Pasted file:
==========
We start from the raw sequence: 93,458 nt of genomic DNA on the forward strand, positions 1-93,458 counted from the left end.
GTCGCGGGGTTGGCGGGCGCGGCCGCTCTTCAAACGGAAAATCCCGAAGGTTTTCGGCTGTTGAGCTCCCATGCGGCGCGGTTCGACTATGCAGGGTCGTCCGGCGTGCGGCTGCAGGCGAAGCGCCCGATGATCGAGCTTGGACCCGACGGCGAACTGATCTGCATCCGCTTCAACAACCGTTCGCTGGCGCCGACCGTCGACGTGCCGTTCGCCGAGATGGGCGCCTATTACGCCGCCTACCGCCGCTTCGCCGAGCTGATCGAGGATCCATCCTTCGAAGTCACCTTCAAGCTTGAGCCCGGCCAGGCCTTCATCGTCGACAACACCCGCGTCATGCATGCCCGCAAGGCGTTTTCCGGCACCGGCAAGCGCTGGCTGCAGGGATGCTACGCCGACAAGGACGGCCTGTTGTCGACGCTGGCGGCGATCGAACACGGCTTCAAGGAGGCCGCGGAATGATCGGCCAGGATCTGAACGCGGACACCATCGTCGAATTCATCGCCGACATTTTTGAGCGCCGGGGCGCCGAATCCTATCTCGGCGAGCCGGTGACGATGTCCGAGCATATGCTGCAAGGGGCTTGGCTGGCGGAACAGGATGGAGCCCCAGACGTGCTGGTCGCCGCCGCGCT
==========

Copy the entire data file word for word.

We start from the raw sequence: 93,458 nt of genomic DNA on the forward strand, positions 1-93,458 counted from the left end.
GTCGCGGGGTTGGCGGGCGCGGCCGCTCTTCAAACGGAAAATCCCGAAGGTTTTCGGCTGTTGAGCTCCCATGCGGCGCGGTTCGACTATGCAGGGTCGTCCGGCGTGCGGCTGCAGGCGAAGCGCCCGATGATCGAGCTTGGACCCGACGGCGAACTGATCTGCATCCGCTTCAACAACCGTTCGCTGGCGCCGACCGTCGACGTGCCGTTCGCCGAGATGGGCGCCTATTACGCCGCCTACCGCCGCTTCGCCGAGCTGATCGAGGATCCATCCTTCGAAGTCACCTTCAAGCTTGAGCCCGGCCAGGCCTTCATCGTCGACAACACCCGCGTCATGCATGCCCGCAAGGCGTTTTCCGGCACCGGCAAGCGCTGGCTGCAGGGATGCTACGCCGACAAGGACGGCCTGTTGTCGACGCTGGCGGCGATCGAACACGGCTTCAAGGAGGCCGCGGAATGATCGGCCAGGATCTGAACGCGGACACCATCGTCGAATTCATCGCCGACATTTTTGAGCGCCGGGGCGCCGAATCCTATCTCGGCGAGCCGGTGACGATGTCCGAGCATATGCTGCAAGGGGCTTGGCTGGCGGAACAGGATGGAGCCCCAGACGTGCTGGTCGCCGCCGCGCT